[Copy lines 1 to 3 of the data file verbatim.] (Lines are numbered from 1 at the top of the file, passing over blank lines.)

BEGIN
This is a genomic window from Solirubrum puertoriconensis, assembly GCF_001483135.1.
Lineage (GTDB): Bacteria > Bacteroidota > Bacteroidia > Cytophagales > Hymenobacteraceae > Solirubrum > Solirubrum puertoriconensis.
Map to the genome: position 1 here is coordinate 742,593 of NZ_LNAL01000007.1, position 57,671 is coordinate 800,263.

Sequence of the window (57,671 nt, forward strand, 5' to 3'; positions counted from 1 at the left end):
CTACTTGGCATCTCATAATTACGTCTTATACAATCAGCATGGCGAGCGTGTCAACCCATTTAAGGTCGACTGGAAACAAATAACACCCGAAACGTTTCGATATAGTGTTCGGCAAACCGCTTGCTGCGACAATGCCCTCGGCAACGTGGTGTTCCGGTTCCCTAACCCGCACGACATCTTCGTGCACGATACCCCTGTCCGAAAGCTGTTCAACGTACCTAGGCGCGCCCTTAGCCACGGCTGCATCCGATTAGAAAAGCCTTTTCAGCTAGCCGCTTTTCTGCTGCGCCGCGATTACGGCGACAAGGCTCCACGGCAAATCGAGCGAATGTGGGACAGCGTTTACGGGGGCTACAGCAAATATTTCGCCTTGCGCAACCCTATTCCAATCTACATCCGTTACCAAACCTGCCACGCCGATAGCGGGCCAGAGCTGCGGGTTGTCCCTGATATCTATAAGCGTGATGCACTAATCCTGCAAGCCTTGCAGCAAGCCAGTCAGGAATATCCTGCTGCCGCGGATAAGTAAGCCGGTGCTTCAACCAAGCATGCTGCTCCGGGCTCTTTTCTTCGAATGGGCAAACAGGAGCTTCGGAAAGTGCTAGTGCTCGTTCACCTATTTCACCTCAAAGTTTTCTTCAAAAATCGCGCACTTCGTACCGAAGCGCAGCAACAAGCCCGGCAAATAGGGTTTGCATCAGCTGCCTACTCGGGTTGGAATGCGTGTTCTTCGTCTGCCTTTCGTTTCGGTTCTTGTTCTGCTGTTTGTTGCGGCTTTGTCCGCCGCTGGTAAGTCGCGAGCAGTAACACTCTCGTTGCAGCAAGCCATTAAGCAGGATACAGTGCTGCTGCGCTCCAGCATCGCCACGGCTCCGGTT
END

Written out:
This is a genomic window from Solirubrum puertoriconensis, assembly GCF_001483135.1.
Lineage (GTDB): Bacteria > Bacteroidota > Bacteroidia > Cytophagales > Hymenobacteraceae > Solirubrum > Solirubrum puertoriconensis.
Map to the genome: position 1 here is coordinate 742,593 of NZ_LNAL01000007.1, position 57,671 is coordinate 800,263.